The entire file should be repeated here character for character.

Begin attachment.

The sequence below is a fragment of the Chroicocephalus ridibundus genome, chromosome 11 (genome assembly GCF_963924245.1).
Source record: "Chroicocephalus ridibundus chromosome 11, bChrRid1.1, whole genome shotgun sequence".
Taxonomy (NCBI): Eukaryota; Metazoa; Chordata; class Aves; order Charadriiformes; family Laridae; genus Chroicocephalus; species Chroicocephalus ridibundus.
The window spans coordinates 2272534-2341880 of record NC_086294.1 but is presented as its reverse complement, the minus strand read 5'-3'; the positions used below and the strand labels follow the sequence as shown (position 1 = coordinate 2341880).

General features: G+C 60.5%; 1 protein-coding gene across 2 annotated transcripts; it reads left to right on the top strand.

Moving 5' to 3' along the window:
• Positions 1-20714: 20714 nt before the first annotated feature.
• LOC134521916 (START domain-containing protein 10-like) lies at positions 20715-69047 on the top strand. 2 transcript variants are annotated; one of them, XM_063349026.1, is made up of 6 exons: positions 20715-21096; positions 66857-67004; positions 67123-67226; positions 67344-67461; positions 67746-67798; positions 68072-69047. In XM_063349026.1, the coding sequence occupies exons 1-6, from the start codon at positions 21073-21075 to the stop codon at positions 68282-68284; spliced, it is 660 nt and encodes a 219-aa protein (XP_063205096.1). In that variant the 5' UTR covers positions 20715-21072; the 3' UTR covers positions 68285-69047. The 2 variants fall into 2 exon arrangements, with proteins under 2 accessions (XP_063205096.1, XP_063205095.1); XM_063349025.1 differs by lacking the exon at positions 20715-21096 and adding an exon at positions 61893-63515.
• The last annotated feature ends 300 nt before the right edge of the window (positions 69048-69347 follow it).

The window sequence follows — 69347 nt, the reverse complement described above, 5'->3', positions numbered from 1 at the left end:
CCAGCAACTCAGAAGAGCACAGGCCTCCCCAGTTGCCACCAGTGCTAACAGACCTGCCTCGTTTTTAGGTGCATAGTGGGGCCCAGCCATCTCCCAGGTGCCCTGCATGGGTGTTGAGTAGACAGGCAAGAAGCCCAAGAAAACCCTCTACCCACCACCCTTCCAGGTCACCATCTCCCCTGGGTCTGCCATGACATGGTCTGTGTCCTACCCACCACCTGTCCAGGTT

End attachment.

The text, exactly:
The sequence below is a fragment of the Chroicocephalus ridibundus genome, chromosome 11 (genome assembly GCF_963924245.1).
Source record: "Chroicocephalus ridibundus chromosome 11, bChrRid1.1, whole genome shotgun sequence".
Taxonomy (NCBI): Eukaryota; Metazoa; Chordata; class Aves; order Charadriiformes; family Laridae; genus Chroicocephalus; species Chroicocephalus ridibundus.
The window spans coordinates 2272534-2341880 of record NC_086294.1 but is presented as its reverse complement, the minus strand read 5'-3'; the positions used below and the strand labels follow the sequence as shown (position 1 = coordinate 2341880).

General features: G+C 60.5%; 1 protein-coding gene across 2 annotated transcripts; it reads left to right on the top strand.

Moving 5' to 3' along the window:
• Positions 1-20714: 20714 nt before the first annotated feature.
• LOC134521916 (START domain-containing protein 10-like) lies at positions 20715-69047 on the top strand. 2 transcript variants are annotated; one of them, XM_063349026.1, is made up of 6 exons: positions 20715-21096; positions 66857-67004; positions 67123-67226; positions 67344-67461; positions 67746-67798; positions 68072-69047. In XM_063349026.1, the coding sequence occupies exons 1-6, from the start codon at positions 21073-21075 to the stop codon at positions 68282-68284; spliced, it is 660 nt and encodes a 219-aa protein (XP_063205096.1). In that variant the 5' UTR covers positions 20715-21072; the 3' UTR covers positions 68285-69047. The 2 variants fall into 2 exon arrangements, with proteins under 2 accessions (XP_063205096.1, XP_063205095.1); XM_063349025.1 differs by lacking the exon at positions 20715-21096 and adding an exon at positions 61893-63515.
• The last annotated feature ends 300 nt before the right edge of the window (positions 69048-69347 follow it).

The window sequence follows — 69347 nt, the reverse complement described above, 5'->3', positions numbered from 1 at the left end:
CCAGCAACTCAGAAGAGCACAGGCCTCCCCAGTTGCCACCAGTGCTAACAGACCTGCCTCGTTTTTAGGTGCATAGTGGGGCCCAGCCATCTCCCAGGTGCCCTGCATGGGTGTTGAGTAGACAGGCAAGAAGCCCAAGAAAACCCTCTACCCACCACCCTTCCAGGTCACCATCTCCCCTGGGTCTGCCATGACATGGTCTGTGTCCTACCCACCACCTGTCCAGGTT